A popular Soviet-era 35mm rangefinder camera, the original Zorki was manufactured by KMZ between 1948 to 1956. Read on if you want to know more about this highly collectible Soviet beauty!
Simply and officially called the Zorki, this 35mm rangefinder camera was produced by the KMZ factory in Moscow between 1948 to 1956. Many people — especially auctioneers, camera sellers, and writers — refer to this camera today as “Zorki 1” to identify it as the first model. The name Зоркий (Zorkiy) means “sharp sighted.”
The Zorki series was based on the FED series of pre-war Leica copies. After the FED factory was evacuated during the World War II, the Soviet camera maker had trouble getting its FED rangefinder line back into production. The KMZ plant, meanwhile, was not destroyed, and it began manufacturing the FED cameras under the FED-Zorki brand in 1948. KMZ continued to make its own line of rangefinder cameras under the Zorki brand after FED resumed its operations.
- Lens: Zorki-1 offered with various lenses:
Industar-22 (3.5/50mm); Industar-50 (3.5/50mm),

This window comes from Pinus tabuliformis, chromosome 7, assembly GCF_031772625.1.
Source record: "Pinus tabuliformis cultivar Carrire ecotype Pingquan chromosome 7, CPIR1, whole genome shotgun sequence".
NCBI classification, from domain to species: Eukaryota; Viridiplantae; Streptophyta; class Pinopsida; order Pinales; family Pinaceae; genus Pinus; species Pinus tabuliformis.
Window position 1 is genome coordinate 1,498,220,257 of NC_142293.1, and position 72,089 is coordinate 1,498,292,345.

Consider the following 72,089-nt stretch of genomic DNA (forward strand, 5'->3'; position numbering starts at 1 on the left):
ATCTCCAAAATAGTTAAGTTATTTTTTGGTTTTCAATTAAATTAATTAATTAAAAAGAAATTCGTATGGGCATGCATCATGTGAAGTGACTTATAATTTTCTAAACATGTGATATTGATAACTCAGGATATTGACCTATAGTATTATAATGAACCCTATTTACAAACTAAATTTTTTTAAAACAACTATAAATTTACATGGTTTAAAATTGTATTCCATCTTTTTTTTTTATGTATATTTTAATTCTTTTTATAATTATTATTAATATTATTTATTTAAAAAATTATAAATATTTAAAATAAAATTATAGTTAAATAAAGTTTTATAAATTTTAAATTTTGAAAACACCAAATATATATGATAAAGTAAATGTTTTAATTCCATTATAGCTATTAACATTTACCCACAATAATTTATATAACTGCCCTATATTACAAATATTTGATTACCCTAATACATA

ZK 50/2, ZK 50/1.5, Jupiter-8 (2/52mm)
- Lens Mount: M39 screwmount
- Shutter: Leica-derived horizontal traverse focal plane cloth shutter, speeds: 1/20 – 1/500, +Z. The shutter is identical in design to the shutter used in Leica II cameras.
- Viewfinder: Simple reverse telescope finder, window on the right of the rangefinder window
- Frame counter: Additive type, rotates 360-1 degrees. Reset manually by turning the frame counter beneath the cocking knob to Zero position, using the “nipples” on the counter disc. The counter disc must be turned CLOCKWISE only.
- Film Loading: Bottom film loading like old Leicas, bottom plate opens by a key tab. Take up spool is a special removable type.
Engravings around the opening ring: ЗAКР – ОTKP (Zakr – Otkr = Close – Open). ОTKP is an abbreviation for ОТКРЫТЫЙ.
- Others: “Cold-shoe” accessory clip for viewfinders or exposure meters; Tripod socket: 3/8 inch. A bushing adapter must be used to allow the camera to be used on tripods with the now common 1/4 thread.
- Body: Metal; Weight: around 520g.
- No flash sync socket, no self timer.
- No strap lugs on the camera body. The ‘ever-ready’ leather case must be used to ‘strap’ the camera.
- Note: As with other Soviet-era rangefinders, Zorki’s shutter speed selector rotates when the shutter is released, and should not be changed until after the shutter has been cocked. If you change the shutter speed without cocking the shutter first, the setting pin can be broken when you advance the film.